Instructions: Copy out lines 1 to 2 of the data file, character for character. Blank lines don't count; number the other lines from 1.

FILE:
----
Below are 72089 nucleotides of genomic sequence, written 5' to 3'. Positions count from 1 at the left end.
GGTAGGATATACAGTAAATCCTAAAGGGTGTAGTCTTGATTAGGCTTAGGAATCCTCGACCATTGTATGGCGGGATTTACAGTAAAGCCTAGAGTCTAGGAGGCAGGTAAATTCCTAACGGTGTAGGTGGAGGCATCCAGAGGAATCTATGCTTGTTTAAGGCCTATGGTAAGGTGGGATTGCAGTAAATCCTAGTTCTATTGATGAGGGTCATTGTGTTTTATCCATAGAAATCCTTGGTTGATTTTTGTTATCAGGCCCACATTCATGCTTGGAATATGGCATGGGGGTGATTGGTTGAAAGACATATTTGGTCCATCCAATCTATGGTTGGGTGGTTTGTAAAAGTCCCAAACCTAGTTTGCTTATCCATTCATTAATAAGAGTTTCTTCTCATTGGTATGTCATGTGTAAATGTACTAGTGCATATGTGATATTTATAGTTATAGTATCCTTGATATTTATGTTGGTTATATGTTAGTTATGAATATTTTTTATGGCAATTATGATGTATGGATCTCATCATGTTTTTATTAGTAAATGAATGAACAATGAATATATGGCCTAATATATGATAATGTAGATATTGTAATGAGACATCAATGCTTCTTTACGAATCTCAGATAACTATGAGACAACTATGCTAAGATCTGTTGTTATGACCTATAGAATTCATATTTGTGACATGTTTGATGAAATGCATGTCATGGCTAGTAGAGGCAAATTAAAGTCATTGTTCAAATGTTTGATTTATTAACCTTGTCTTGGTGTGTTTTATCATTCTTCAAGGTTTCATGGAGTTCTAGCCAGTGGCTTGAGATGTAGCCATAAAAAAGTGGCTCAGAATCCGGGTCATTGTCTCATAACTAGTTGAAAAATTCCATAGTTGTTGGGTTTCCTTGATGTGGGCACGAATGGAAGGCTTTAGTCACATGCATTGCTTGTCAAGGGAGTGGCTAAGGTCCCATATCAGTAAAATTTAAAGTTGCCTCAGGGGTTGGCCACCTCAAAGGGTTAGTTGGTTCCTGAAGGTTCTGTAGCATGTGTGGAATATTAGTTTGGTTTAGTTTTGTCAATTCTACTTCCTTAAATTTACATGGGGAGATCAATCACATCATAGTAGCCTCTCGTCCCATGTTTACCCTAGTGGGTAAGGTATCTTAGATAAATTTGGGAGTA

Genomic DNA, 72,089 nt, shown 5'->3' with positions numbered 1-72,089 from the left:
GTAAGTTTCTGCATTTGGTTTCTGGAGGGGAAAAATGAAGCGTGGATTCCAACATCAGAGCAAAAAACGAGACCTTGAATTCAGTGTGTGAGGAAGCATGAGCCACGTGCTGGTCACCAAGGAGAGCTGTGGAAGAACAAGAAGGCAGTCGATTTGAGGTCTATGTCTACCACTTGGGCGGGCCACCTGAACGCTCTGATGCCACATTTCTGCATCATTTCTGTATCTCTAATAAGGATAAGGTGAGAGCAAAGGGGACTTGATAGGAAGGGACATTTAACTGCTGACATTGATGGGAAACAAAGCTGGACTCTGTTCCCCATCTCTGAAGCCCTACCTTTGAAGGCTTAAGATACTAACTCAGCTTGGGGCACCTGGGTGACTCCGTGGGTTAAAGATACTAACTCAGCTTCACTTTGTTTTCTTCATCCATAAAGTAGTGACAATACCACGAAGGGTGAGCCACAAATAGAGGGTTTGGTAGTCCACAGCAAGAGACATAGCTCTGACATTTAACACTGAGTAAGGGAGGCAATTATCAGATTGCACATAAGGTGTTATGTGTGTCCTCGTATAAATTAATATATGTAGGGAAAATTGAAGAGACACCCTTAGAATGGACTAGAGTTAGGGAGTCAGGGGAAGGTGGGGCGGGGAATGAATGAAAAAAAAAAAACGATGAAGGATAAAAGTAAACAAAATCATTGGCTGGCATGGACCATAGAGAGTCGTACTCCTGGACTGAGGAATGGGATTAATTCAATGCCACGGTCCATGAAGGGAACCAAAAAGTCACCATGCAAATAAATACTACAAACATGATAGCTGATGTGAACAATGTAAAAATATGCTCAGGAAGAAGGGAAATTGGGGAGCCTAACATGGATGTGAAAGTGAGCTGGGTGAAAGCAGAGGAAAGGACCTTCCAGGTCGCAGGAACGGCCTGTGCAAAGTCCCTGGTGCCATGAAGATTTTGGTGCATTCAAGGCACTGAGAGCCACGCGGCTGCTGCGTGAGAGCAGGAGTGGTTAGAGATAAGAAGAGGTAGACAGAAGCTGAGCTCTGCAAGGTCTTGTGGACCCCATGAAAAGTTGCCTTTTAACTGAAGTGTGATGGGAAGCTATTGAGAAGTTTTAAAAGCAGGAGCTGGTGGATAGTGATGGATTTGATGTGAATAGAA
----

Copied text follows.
Below are 72089 nucleotides of genomic sequence, written 5' to 3'. Positions count from 1 at the left end.
GGTAGGATATACAGTAAATCCTAAAGGGTGTAGTCTTGATTAGGCTTAGGAATCCTCGACCATTGTATGGCGGGATTTACAGTAAAGCCTAGAGTCTAGGAGGCAGGTAAATTCCTAACGGTGTAGGTGGAGGCATCCAGAGGAATCTATGCTTGTTTAAGGCCTATGGTAAGGTGGGATTGCAGTAAATCCTAGTTCTATTGATGAGGGTCATTGTGTTTTATCCATAGAAATCCTTGGTTGATTTTTGTTATCAGGCCCACATTCATGCTTGGAATATGGCATGGGGGTGATTGGTTGAAAGACATATTTGGTCCATCCAATCTATGGTTGGGTGGTTTGTAAAAGTCCCAAACCTAGTTTGCTTATCCATTCATTAATAAGAGTTTCTTCTCATTGGTATGTCATGTGTAAATGTACTAGTGCATATGTGATATTTATAGTTATAGTATCCTTGATATTTATGTTGGTTATATGTTAGTTATGAATATTTTTTATGGCAATTATGATGTATGGATCTCATCATGTTTTTATTAGTAAATGAATGAACAATGAATATATGGCCTAATATATGATAATGTAGATATTGTAATGAGACATCAATGCTTCTTTACGAATCTCAGATAACTATGAGACAACTATGCTAAGATCTGTTGTTATGACCTATAGAATTCATATTTGTGACATGTTTGATGAAATGCATGTCATGGCTAGTAGAGGCAAATTAAAGTCATTGTTCAAATGTTTGATTTATTAACCTTGTCTTGGTGTGTTTTATCATTCTTCAAGGTTTCATGGAGTTCTAGCCAGTGGCTTGAGATGTAGCCATAAAAAAGTGGCTCAGAATCCGGGTCATTGTCTCATAACTAGTTGAAAAATTCCATAGTTGTTGGGTTTCCTTGATGTGGGCACGAATGGAAGGCTTTAGTCACATGCATTGCTTGTCAAGGGAGTGGCTAAGGTCCCATATCAGTAAAATTTAAAGTTGCCTCAGGGGTTGGCCACCTCAAAGGGTTAGTTGGTTCCTGAAGGTTCTGTAGCATGTGTGGAATATTAGTTTGGTTTAGTTTTGTCAATTCTACTTCCTTAAATTTACATGGGGAGATCAATCACATCATAGTAGCCTCTCGTCCCATGTTTACCCTAGTGGGTAAGGTATCTTAGATAAATTTGGGAGTA